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“Hedda Gabler is deeply preoccupied with the nature of power.” To what extent is this statement reflective of Ibsen’s play?

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"Hedda Gabler is deeply preoccupied with the nature of power." To what extent is this statement reflective of Ibsen's play? In Ibsen's play Hedda Gabler, the nature of power is seen in the inter-relationship of the characters, led by Hedda Gabler the main protagonist. It is a complex study of Human Beings and their place in the power sphere within Hedda Gabler; their power over others, how they relate to power and how the nature of power can be destructive or put to higher purposes, depending on how it is used. The nature of power comes in several forms, in various degrees. They are the power one has over others, the power to control, to influence, power over situations, power in using other powers to satisfy one's end. Ibsen also explores the power struggles between characters, the power of good and evil, the power of Alcohol; the power society has over its inhabitants and the power of the Law. For one to understand this nature of power that Ibsen writes about, one must be aware, among other things that 'Power is knowledge and Knowledge is power'. ...read more.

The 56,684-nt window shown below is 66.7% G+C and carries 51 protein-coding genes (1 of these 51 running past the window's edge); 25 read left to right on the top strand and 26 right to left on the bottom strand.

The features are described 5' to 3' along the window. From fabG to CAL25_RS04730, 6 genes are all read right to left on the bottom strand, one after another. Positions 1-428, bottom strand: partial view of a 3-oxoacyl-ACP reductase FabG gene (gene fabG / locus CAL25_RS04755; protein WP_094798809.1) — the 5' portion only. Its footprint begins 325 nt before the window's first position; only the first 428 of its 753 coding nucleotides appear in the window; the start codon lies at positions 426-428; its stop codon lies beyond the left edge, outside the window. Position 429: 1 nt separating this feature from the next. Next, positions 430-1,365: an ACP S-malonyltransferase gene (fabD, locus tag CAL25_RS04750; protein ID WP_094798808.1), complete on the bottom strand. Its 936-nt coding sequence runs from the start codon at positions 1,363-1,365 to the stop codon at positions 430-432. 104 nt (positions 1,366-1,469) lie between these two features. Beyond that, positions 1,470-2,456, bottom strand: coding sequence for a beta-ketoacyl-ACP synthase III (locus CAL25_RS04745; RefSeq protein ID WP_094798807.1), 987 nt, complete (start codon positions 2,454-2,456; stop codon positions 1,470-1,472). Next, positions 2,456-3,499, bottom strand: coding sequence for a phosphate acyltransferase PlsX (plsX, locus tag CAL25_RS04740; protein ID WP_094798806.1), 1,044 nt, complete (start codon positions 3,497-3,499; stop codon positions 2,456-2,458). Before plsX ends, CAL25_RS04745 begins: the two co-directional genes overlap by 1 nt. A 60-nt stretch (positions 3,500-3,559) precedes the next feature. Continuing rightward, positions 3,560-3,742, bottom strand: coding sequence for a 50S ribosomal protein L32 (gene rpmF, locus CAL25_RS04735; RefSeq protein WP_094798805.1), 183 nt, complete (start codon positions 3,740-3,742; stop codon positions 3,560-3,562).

Suicide exists as the final option for Hedda to exhibit control and dominance over herself and the characters in the play. Lovborg's death, which grants Brack with the ability to blackmail Hedda and allows Tesman and Mrs. Elvsted to begin a seemingly close and long relationship, deems Hedda useless within her social group. Added to this is that despite the fact that she is married to Tesman, she is still the same person she was before. She will never belong to anybody and she isn't anybody's anything, which is why she kills herself. She doesn't want her fate controlled by a child, because the child will seal the union between her and Tesman permanently. Hedda then transfers her now futile behaviour to her environment, inwards, towards herself, making her last act of control her own life. Power exerted over others and the power to influence may not always produce harmful results. Although Mrs. Elvsted gives the impression of being submissive, cowardly, powerless and ignorant, she has the special ability as a muse for Lovborg and later, Tesman, "...and then came that beautiful, happy time, when I shared his work. ...read more.


In reality, Hedda has no courage. Society has no power over Mrs. Elvsted because she possesses the courage Hedda lacks, which is to defy society and leaves her husband for love. It is ironic that the element that gives Hedda her power - her place and being brought up as the General's daughter in society, is also the very thing that robs her of her power and her inability to act against her world. In the play, Ibsen allows the representative of the law to be taken by a villain and it's significance lies in the fact that Brack as the judge, symbolizes the emblem of power. As a judge, he alone decides on the verdict, the fate of the person. In this case, he is in control of Hedda's fate/life. As a judge, Brack also takes the stand as a bystander, the person who sees what is going on, thus he is the only character who is not under any power. Ibsen's Hedda Gabler is the product of a mind deeply preoccupied with the nature of power. Hedda Gabler is a series of personal campaigns for control and domination: over oneself, over others and over one's world. ...read more.

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